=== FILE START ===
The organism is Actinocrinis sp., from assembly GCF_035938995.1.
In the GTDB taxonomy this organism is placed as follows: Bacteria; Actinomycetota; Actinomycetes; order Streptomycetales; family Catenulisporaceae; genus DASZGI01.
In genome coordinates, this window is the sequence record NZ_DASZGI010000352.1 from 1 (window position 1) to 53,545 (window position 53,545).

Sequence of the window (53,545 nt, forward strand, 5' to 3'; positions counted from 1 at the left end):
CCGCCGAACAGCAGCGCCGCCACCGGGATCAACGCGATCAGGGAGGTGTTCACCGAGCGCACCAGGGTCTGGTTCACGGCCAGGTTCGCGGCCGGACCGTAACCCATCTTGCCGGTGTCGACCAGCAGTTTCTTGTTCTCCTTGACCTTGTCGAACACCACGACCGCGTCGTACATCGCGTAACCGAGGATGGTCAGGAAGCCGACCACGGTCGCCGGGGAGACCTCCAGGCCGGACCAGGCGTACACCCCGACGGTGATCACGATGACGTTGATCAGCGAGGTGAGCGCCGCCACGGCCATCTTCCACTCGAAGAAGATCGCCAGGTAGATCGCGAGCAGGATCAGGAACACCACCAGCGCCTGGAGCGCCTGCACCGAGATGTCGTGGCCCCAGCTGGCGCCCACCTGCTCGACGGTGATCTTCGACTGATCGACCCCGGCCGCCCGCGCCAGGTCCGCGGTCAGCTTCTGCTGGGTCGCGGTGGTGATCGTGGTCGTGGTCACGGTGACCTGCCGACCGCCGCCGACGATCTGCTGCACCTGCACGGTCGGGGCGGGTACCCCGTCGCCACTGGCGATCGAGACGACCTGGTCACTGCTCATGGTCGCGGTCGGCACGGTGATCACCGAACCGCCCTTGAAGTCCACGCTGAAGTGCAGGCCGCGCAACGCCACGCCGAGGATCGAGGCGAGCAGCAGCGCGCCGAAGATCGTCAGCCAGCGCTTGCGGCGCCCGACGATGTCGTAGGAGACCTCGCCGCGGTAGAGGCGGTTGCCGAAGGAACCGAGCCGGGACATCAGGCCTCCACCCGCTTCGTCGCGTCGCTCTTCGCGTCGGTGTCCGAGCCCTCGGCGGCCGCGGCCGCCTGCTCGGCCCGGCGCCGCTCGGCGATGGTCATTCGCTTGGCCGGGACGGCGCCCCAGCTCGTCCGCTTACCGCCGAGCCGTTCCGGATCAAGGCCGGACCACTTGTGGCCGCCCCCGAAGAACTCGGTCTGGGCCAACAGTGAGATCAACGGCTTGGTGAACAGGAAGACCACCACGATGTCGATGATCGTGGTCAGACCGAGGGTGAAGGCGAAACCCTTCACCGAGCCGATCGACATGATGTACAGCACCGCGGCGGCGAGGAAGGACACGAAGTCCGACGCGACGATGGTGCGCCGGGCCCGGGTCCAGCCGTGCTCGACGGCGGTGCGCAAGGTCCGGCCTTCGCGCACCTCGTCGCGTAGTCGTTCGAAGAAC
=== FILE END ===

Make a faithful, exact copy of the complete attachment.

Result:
The organism is Actinocrinis sp., from assembly GCF_035938995.1.
In the GTDB taxonomy this organism is placed as follows: Bacteria; Actinomycetota; Actinomycetes; order Streptomycetales; family Catenulisporaceae; genus DASZGI01.
In genome coordinates, this window is the sequence record NZ_DASZGI010000352.1 from 1 (window position 1) to 53,545 (window position 53,545).

Sequence of the window (53,545 nt, forward strand, 5' to 3'; positions counted from 1 at the left end):
CCGCCGAACAGCAGCGCCGCCACCGGGATCAACGCGATCAGGGAGGTGTTCACCGAGCGCACCAGGGTCTGGTTCACGGCCAGGTTCGCGGCCGGACCGTAACCCATCTTGCCGGTGTCGACCAGCAGTTTCTTGTTCTCCTTGACCTTGTCGAACACCACGACCGCGTCGTACATCGCGTAACCGAGGATGGTCAGGAAGCCGACCACGGTCGCCGGGGAGACCTCCAGGCCGGACCAGGCGTACACCCCGACGGTGATCACGATGACGTTGATCAGCGAGGTGAGCGCCGCCACGGCCATCTTCCACTCGAAGAAGATCGCCAGGTAGATCGCGAGCAGGATCAGGAACACCACCAGCGCCTGGAGCGCCTGCACCGAGATGTCGTGGCCCCAGCTGGCGCCCACCTGCTCGACGGTGATCTTCGACTGATCGACCCCGGCCGCCCGCGCCAGGTCCGCGGTCAGCTTCTGCTGGGTCGCGGTGGTGATCGTGGTCGTGGTCACGGTGACCTGCCGACCGCCGCCGACGATCTGCTGCACCTGCACGGTCGGGGCGGGTACCCCGTCGCCACTGGCGATCGAGACGACCTGGTCACTGCTCATGGTCGCGGTCGGCACGGTGATCACCGAACCGCCCTTGAAGTCCACGCTGAAGTGCAGGCCGCGCAACGCCACGCCGAGGATCGAGGCGAGCAGCAGCGCGCCGAAGATCGTCAGCCAGCGCTTGCGGCGCCCGACGATGTCGTAGGAGACCTCGCCGCGGTAGAGGCGGTTGCCGAAGGAACCGAGCCGGGACATCAGGCCTCCACCCGCTTCGTCGCGTCGCTCTTCGCGTCGGTGTCCGAGCCCTCGGCGGCCGCGGCCGCCTGCTCGGCCCGGCGCCGCTCGGCGATGGTCATTCGCTTGGCCGGGACGGCGCCCCAGCTCGTCCGCTTACCGCCGAGCCGTTCCGGATCAAGGCCGGACCACTTGTGGCCGCCCCCGAAGAACTCGGTCTGGGCCAACAGTGAGATCAACGGCTTGGTGAACAGGAAGACCACCACGATGTCGATGATCGTGGTCAGACCGAGGGTGAAGGCGAAACCCTTCACCGAGCCGATCGACATGATGTACAGCACCGCGGCGGCGAGGAAGGACACGAAGTCCGACGCGACGATGGTGCGCCGGGCCCGGGTCCAGCCGTGCTCGACGGCGGTGCGCAAGGTCCGGCCTTCGCGCACCTCGTCGCGTAGTCGTTCGAAGAAC